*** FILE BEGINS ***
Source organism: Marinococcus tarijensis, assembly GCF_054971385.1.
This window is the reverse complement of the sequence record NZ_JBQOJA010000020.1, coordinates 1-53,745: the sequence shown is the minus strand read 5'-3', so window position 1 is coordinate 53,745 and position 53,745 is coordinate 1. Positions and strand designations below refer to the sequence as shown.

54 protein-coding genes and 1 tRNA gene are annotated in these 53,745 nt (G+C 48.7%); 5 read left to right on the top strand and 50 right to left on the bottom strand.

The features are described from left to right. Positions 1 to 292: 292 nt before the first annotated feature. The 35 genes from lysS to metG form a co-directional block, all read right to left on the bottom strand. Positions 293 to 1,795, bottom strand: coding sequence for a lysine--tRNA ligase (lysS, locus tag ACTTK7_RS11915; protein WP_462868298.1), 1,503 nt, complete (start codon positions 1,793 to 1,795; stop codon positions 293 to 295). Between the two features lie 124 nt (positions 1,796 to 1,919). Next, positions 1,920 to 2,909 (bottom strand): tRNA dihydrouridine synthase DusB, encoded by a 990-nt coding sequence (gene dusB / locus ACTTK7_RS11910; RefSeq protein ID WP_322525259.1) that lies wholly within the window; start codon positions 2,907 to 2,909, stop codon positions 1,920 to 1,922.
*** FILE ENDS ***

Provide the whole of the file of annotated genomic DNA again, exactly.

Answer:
Source organism: Marinococcus tarijensis, assembly GCF_054971385.1.
This window is the reverse complement of the sequence record NZ_JBQOJA010000020.1, coordinates 1-53,745: the sequence shown is the minus strand read 5'-3', so window position 1 is coordinate 53,745 and position 53,745 is coordinate 1. Positions and strand designations below refer to the sequence as shown.

54 protein-coding genes and 1 tRNA gene are annotated in these 53,745 nt (G+C 48.7%); 5 read left to right on the top strand and 50 right to left on the bottom strand.

The features are described from left to right. Positions 1 to 292: 292 nt before the first annotated feature. The 35 genes from lysS to metG form a co-directional block, all read right to left on the bottom strand. Positions 293 to 1,795, bottom strand: coding sequence for a lysine--tRNA ligase (lysS, locus tag ACTTK7_RS11915; protein WP_462868298.1), 1,503 nt, complete (start codon positions 1,793 to 1,795; stop codon positions 293 to 295). Between the two features lie 124 nt (positions 1,796 to 1,919). Next, positions 1,920 to 2,909 (bottom strand): tRNA dihydrouridine synthase DusB, encoded by a 990-nt coding sequence (gene dusB / locus ACTTK7_RS11910; RefSeq protein ID WP_322525259.1) that lies wholly within the window; start codon positions 2,907 to 2,909, stop codon positions 1,920 to 1,922.